Erasing the Legacy of Redlining Will Take Action by Congress, State Legislature

The long-abandoned vacant lots and closed businesses in Chicago are an unwelcome gift from the federal government, which has a duty to help restore them.

A new analysis The lingering and appalling effects of redlining decades ago in Chicago should spur Congress and the Illinois Legislature to find ways to help restore these properties as assets to their neighborhoods.

Analysis by a team from the office of Cook County Treasurer Maria Pappas found that properties federally delineated in the 1940s are more likely to be vacant and derelict today. The study, “Maps of Inequality: From Redlining to Urban Decay and the Black Exodus,” found a similar pattern in Philadelphia and Detroit.

Redlining was a discriminatory system of denying or limiting home loans and other financial services to particular neighborhoods, usually African American communities. Without access to these home loans and other services, homeowners have seen properties in these neighborhoods decline in value.

In Chicago, neighborhoods that had many well-maintained homes and vibrant commercial areas crumbled after the imposition of redlining in the 1940s, and many never recovered. Redlining also forced many African Americans to purchase homes on contract, a system plagued with abuse, including losing their homes and all of their principal if they missed a single payment.

Pappas’ analysis found that just over half of the 27,000 properties now at risk of being sold for back taxes are in areas the federal government had demarcated.

When owners are sufficiently behind on property taxes, properties can be sold in a tax sale to bidders who pay the taxes and obtain title. But many properties are not bought at the tax sale and end up being sold at the so-called treasure sale.

A study last year by the University of Chicago’s Harris School of Public Policy found that since 2007, only 7% of all properties involved in the county treasure sale have successfully returned to the private market. .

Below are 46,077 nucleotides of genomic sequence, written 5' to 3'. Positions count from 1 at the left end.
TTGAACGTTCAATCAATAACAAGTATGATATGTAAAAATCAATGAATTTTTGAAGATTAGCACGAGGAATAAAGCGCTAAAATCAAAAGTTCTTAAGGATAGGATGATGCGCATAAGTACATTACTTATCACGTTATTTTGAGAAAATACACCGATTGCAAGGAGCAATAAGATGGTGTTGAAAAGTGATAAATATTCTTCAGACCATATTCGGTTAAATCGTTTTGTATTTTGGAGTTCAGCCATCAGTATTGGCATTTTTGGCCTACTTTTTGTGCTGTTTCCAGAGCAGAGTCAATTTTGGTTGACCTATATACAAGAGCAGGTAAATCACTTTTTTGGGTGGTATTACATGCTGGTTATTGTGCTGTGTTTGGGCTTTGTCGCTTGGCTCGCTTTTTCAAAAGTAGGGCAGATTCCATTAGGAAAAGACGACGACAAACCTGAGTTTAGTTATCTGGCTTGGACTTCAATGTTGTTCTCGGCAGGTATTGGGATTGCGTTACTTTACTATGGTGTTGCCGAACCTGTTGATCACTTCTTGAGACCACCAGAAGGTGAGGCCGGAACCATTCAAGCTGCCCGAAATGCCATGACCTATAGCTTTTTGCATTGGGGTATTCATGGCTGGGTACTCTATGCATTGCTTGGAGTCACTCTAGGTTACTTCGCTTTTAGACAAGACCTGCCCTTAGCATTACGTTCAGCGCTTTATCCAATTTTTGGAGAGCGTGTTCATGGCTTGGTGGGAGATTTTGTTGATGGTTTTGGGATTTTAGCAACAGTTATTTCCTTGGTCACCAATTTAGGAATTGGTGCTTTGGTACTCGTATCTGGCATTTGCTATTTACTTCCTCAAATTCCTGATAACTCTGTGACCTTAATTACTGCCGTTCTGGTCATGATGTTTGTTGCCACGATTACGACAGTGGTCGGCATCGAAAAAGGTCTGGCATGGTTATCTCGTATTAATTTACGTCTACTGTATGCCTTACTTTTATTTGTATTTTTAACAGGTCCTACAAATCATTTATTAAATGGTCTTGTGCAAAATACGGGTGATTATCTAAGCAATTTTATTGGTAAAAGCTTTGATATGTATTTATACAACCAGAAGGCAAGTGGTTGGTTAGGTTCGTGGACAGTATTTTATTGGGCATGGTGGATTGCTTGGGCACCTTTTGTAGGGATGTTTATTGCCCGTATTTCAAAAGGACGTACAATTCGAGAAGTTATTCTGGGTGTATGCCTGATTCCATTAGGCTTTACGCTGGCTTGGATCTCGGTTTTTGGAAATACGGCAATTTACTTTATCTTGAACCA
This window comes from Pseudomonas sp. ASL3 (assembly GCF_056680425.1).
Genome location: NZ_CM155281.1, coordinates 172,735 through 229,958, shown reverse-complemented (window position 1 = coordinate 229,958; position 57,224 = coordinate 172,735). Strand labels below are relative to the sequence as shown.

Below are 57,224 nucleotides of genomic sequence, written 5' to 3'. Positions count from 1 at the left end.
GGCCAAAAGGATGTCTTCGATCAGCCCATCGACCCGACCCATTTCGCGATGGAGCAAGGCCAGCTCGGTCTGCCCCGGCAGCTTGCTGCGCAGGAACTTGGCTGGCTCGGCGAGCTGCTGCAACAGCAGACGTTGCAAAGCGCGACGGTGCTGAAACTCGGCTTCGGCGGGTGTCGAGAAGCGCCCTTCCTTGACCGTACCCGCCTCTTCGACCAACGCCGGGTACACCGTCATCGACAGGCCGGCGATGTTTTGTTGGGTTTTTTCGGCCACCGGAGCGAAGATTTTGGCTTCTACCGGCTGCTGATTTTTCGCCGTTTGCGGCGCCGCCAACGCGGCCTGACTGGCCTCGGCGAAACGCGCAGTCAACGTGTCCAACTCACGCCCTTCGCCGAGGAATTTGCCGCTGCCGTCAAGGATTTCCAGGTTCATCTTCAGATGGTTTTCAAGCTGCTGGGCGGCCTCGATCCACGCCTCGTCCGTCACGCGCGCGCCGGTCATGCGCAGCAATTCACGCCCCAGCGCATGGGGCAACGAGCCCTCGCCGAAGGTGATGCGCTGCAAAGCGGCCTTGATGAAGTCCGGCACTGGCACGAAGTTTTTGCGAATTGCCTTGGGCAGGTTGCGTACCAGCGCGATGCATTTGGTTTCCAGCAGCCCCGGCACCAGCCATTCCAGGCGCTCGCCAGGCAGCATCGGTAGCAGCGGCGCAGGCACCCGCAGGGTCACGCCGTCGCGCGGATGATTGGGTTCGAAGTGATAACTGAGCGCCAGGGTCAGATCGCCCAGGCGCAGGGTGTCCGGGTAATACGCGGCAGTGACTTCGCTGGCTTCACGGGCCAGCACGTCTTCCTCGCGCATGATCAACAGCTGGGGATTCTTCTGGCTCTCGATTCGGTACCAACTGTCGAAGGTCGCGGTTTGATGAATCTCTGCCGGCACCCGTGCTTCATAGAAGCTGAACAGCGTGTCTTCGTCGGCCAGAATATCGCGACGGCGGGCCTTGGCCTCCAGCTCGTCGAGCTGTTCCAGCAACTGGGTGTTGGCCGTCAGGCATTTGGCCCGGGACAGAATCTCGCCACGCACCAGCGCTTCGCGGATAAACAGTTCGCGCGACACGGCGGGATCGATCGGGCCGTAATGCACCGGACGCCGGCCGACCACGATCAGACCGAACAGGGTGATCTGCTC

It’s bad for the city and certainly for the struggling neighborhoods dotted with abandoned properties.

Ripple effect of divestment

For years, officials, community groups and others have worked to find new owners for properties languishing in the treasure sale. If they could be found, the new owners would put the properties back on the tax rolls, generating revenue for local government units and presumably leading to investments by the new owners, revitalizing neighborhoods.

In 2013, Cook County established the Cook County Land Bank Authority to buy up vacant residential, commercial, and industrial properties, eliminate back taxes, eventually demolish decaying buildings, and put properties back on tax rolls.

In addition, as early as 1977, Congress enacted the Community Reinvestment Act, which required banks to lend to homeowners in areas from which they accepted deposits. But it took effort on the part of Chicago reformers to get the banks to do it.

Still, it’s clear that Congress and the Illinois General Assembly must do more if neighborhoods suffering from a legacy of redlining are to recover. In some areas, streets are lined with one vacant property after another. Some parts of the electricity, water and gas networks may have fallen into disrepair without anyone noticing because no building uses them. The frequent violence in these areas also discourages investment.

In 2020, analysis by WBEZ and the nonprofit City Bureau newsroom found that majority-white neighborhoods got 68.1% of the money loaned for home purchases, while neighborhoods with majority Latinos got 8.7% and majority black neighborhoods 8.1%.

Pappas calls for 13 reforms that could help put some properties back on the tax rolls. For example, she would like to make the treasure sale, which has been around since 1943, optional. But that would have to be approved by the Illinois legislature.

His proposal to cut the time it takes for properties to go to treasure sale from 2½ years to one year would require changing the state constitution.

But because the federal government created redlining, Congress, in particular, has an obligation to find a way to bring substantial investment to communities suffering the long-lasting harmful effects of redlining.

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